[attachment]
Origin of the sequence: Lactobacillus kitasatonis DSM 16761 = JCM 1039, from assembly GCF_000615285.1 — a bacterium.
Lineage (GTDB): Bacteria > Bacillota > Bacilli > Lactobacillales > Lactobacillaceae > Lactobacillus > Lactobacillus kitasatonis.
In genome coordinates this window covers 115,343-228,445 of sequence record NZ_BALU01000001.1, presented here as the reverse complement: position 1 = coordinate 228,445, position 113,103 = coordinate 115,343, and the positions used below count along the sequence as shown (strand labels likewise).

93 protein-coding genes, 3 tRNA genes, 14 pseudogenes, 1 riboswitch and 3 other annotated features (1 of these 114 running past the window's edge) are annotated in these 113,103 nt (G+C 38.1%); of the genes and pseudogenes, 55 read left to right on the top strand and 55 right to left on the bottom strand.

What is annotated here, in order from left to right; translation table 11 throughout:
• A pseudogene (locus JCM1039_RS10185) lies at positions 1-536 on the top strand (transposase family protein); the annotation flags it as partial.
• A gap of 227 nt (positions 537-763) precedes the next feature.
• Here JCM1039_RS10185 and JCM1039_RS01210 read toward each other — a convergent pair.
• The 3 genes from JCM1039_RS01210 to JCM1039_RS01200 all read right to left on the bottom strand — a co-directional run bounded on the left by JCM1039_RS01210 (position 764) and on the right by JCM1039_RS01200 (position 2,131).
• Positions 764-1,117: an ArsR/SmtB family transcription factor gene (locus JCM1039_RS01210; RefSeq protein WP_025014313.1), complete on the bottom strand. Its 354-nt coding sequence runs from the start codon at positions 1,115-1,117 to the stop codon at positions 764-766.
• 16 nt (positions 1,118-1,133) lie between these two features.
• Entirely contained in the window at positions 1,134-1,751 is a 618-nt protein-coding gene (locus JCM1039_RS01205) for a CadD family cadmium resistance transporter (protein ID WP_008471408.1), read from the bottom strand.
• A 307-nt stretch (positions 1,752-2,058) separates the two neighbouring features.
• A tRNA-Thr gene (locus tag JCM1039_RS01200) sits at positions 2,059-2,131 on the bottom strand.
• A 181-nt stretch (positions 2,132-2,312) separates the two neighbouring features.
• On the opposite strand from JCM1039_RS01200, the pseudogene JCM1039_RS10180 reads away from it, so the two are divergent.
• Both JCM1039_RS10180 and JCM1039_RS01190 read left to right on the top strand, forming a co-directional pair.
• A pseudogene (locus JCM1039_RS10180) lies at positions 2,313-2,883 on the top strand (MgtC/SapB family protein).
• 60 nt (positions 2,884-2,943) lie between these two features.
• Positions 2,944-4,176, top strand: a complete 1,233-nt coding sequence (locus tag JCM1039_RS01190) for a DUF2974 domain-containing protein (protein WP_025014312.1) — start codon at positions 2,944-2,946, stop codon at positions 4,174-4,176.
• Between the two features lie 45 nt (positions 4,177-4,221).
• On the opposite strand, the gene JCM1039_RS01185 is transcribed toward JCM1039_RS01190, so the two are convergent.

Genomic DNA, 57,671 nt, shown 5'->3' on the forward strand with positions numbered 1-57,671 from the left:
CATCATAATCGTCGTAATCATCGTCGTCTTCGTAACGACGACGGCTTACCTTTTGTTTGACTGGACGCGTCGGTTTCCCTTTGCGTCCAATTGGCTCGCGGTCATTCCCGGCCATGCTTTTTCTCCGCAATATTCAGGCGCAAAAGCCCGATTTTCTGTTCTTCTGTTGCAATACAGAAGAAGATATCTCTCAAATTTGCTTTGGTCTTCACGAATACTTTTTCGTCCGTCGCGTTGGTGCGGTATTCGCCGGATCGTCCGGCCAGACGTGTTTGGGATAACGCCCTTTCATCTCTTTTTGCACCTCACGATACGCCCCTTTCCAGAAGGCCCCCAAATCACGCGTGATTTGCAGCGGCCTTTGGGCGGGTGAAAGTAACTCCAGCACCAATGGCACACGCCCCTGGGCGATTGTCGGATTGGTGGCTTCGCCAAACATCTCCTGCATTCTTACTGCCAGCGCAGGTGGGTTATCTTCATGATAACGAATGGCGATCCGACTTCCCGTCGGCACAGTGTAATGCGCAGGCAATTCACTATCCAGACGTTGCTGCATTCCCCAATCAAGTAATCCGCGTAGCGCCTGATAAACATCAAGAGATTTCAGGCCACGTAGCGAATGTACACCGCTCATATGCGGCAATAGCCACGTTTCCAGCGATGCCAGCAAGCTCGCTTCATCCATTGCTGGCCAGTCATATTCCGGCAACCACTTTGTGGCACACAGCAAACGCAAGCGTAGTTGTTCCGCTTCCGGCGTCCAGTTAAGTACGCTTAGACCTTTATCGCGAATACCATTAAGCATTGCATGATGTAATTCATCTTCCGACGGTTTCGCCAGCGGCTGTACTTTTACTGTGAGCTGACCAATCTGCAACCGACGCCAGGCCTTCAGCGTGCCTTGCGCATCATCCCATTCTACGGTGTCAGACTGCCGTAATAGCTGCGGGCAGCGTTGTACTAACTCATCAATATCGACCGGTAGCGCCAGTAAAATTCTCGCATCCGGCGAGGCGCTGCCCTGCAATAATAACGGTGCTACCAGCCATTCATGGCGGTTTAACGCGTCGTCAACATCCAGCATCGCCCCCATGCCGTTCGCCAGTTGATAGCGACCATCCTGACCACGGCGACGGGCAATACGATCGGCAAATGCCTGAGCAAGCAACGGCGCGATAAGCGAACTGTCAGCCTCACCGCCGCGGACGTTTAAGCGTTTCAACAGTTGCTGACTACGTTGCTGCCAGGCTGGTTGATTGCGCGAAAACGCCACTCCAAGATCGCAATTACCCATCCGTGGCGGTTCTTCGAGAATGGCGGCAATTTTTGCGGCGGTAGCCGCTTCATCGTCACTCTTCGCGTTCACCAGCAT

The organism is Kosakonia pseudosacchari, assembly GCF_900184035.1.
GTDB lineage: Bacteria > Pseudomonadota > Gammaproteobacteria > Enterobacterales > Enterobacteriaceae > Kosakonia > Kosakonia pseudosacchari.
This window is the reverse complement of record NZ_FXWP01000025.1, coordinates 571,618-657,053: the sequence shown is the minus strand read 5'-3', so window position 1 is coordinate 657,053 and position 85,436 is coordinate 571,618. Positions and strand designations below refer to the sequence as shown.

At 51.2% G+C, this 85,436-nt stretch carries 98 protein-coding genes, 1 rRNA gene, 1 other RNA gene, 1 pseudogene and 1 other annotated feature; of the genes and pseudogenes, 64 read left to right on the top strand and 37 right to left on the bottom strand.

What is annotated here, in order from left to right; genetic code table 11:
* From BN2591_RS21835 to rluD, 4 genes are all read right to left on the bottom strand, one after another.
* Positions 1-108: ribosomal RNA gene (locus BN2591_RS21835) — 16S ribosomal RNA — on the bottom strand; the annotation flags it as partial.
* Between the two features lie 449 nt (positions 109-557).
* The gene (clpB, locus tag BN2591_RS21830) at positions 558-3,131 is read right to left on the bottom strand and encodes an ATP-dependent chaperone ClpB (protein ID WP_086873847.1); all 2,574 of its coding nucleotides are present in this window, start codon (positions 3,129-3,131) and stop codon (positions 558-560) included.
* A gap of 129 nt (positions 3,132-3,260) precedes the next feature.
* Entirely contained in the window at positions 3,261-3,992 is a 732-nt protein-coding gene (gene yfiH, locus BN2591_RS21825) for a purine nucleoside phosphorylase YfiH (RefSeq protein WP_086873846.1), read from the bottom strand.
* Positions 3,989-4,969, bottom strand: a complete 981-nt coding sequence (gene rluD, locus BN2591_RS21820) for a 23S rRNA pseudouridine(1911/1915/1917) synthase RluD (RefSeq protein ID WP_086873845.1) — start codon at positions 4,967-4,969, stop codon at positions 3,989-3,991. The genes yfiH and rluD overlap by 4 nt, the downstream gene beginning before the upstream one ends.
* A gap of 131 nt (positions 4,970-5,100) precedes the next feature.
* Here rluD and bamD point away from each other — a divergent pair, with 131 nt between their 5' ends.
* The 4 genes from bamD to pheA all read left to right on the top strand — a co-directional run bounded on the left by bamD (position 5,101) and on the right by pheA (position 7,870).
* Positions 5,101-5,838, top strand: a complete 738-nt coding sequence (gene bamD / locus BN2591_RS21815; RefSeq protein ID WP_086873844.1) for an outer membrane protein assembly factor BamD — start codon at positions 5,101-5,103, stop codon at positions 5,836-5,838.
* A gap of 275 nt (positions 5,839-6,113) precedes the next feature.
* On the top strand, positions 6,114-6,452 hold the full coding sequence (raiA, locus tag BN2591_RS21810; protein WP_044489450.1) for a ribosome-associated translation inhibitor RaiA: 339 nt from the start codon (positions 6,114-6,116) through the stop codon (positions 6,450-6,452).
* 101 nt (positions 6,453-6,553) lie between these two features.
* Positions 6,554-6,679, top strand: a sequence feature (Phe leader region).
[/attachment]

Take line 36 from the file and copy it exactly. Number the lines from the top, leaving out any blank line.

* Positions 3,989-4,969, bottom strand: a complete 981-nt coding sequence (gene rluD, locus BN2591_RS21820) for a 23S rRNA pseudouridine(1911/1915/1917) synthase RluD (RefSeq protein ID WP_086873845.1) — start codon at positions 4,967-4,969, stop codon at positions 3,989-3,991. The genes yfiH and rluD overlap by 4 nt, the downstream gene beginning before the upstream one ends.